be invalid. In order to check whether the option
length of a given packet is compliant with this re-
quirement, several calculations need to be conducted.
For the necessary comparison, one needs to calcu-
late how much data is left in the header. This in-
cludes the steps to (I) multiply the data offset by
four to receive the full length of the data in Bytes,
and to (II) subtract the length of the already parsed
data. Then, the validity check of the option length
can be conducted by comparing the calculated possi-
ble length and the given option length. Additional
necessary checks are for example that (I) the already
parsed data is at least 20 bytes long, since this is the
length of a header without options, and (II) that the
data offset multiplied by four is not greater than
the available data from the IP layer. This small exam-
ple makes apparent that different checks are necessary
that partly depend on different fields of the current
3.2 Domain Names
Of the vulnerabilities reported by Ripple20, Amne-
sia:33, and Urgent/11, 14.29% are concerned with
domain names. Technically, the issues with domain
names are also concerned with length, offsets and ter-
mination. Nevertheless, we handle these issues sepa-
rately. The first reason for this is that DNS is a widely
used protocol and in many cases, DUTs will just parse
any crafted DNS packet. Second, domain names com-
bine many ways to use length and offsets such that it
poses even more challenges to a parser.
The specification of DNS can be found in
RFC 1034 and RFC 1035 (Mockapetris, 1987a;
Mockapetris, 1987b). Domain names are usually
represented as a list of labels separated by dots (e.g.
my.domain.xy). To encode them, the length of
each label is prepended to the labels respectively.
The example domain would be encoded as follows:
chars 2 m y 6 d o m a i n 2 x y 0
bytes 02 6D 79 06 64 6F 6D 61 69 6E 02 78 79 00
A valid domain name encoding is always terminated
with a length byte of zero, which is the length of the
root domain.
In order to reduce redundancy, DNS supports a
feature called compression. This feature acts like a
pointer and allows to reference a prior list of labels.
With this, it is not necessary to encode the same list
of labels twice.
A full DNS packet contains different sections,
where each has its own lengths, offsets and other spe-
cialities, making parsing a DNS packet error prone.
These sections include the header, the question sec-
tion, and three resource records sections. The ques-
tion section defines the question that is being asked
by the specific request. Each resource record section
includes a variable number of resource records. A re-
source record specifies the domain name, the type, the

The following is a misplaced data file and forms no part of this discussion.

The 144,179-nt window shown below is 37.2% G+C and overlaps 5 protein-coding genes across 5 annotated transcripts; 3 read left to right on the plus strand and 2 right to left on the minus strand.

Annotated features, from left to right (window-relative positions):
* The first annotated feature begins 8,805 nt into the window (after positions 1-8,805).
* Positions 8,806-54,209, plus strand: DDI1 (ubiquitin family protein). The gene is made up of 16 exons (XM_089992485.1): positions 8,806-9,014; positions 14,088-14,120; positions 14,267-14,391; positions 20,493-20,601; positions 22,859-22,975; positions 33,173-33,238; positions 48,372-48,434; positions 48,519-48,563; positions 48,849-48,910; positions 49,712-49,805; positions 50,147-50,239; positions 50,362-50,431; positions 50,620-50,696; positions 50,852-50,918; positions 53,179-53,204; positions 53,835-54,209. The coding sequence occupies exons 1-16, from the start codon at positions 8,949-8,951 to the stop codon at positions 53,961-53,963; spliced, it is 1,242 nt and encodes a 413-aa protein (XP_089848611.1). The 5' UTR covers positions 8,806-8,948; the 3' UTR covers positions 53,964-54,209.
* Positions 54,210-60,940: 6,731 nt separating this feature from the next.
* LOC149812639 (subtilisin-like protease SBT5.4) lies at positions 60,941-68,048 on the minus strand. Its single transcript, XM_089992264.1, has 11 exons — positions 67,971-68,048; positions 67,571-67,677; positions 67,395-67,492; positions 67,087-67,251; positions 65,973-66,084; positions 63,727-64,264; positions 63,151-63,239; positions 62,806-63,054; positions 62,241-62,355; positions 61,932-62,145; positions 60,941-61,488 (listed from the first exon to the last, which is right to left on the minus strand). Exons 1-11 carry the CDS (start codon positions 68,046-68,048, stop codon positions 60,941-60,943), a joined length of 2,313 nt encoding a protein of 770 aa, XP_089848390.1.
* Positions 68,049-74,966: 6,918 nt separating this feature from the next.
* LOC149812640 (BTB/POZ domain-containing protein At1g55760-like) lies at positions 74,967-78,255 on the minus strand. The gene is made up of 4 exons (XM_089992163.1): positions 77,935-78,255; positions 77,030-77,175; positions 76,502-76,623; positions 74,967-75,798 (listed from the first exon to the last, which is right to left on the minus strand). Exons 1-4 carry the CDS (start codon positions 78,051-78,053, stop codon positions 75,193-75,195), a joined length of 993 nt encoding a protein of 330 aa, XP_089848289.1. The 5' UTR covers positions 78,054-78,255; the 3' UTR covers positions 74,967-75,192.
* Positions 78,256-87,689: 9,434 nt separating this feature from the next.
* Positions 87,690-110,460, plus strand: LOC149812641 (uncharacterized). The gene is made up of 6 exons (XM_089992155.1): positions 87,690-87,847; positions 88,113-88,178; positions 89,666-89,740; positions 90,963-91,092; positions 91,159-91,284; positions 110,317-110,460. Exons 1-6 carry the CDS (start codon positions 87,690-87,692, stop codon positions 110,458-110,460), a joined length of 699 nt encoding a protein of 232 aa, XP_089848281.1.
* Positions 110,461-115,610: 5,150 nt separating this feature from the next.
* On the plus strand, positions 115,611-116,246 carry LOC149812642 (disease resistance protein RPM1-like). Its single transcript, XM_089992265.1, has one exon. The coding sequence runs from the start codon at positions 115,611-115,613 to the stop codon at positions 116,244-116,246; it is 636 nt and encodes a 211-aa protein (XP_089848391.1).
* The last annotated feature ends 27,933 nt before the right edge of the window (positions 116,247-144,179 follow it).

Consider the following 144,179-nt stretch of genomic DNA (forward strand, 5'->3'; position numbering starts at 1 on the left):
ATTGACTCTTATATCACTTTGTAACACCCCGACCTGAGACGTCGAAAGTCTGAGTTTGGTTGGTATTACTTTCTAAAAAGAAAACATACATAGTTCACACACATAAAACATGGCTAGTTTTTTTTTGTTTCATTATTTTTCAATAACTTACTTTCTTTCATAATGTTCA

class, and the time to live for a resource. This com-
plexity is reflected by the vulnerabilities found, which
concern out-of-bounds read and write, remote code
execution and denial of service amongst others.
Cluster Crash: Learning from Recent Vulnerabilities in Communication Stacks
3.3 Analysis Conclusions
Our analysis indicates that the vulnerabilities reported
by Ripple20, Amnesia:33, and Urgent/11, show sim-
ilarities over different implementations but also over
different protocols. For example, CVE-2020-11912
allows an out-of-bounds read caused by improper in-
put validation based on a missing sanity check regard-
ing the TCP option length and the actual length of
the TCP options. This vulnerability was reported
as part of Ripple20. Similarly, CVE-2020-17441 also
leads to an out-of-bounds read caused by improper in-
put validation and is based on a missing sanity check
regarding the IPv6 payload length and the actual
length of the payload. It was reported as part of Am-
nesia:33. Both vulnerabilities are caused by a missing
sanity check regarding the given length and the actual
length of the data. They occur in different protocols
and at different places.
The six VAPs resulting from our analysis are pub-
lished on GitHub
. We use these VAPs and the de-
tailed results of our analysis to construct test scripts
which test for the VAPs and vulnerability types.
Based on our analysis, we implement 15 fuzzing test
scripts. As has been stated, we implement our test
scripts from a blackbox point of view. That means on
the one hand that we do not have any insight into the
source code during the development and on the other
hand that the test scripts interact with the DUT only
via the Ethernet interface. In general, the aim of the
test scripts is to provoke anomalies or crashes in the
tested devices.
In order to make our test scripts usable for contin-
uous testing, we designed the test scripts in a way that
they can easily be integrated into the security testing
framework ISuTest (Pfrang et al., 2017). To show the
integratability, we developed proof-of-concept imple-
mentations of our test scripts for ISuTest. In the stan-
dalone implementations of the test scripts, a security
analyst needs to analyze the behavior of the industrial
device during the tests. With the integration of the test
scripts into the security testing framework ISuTest, an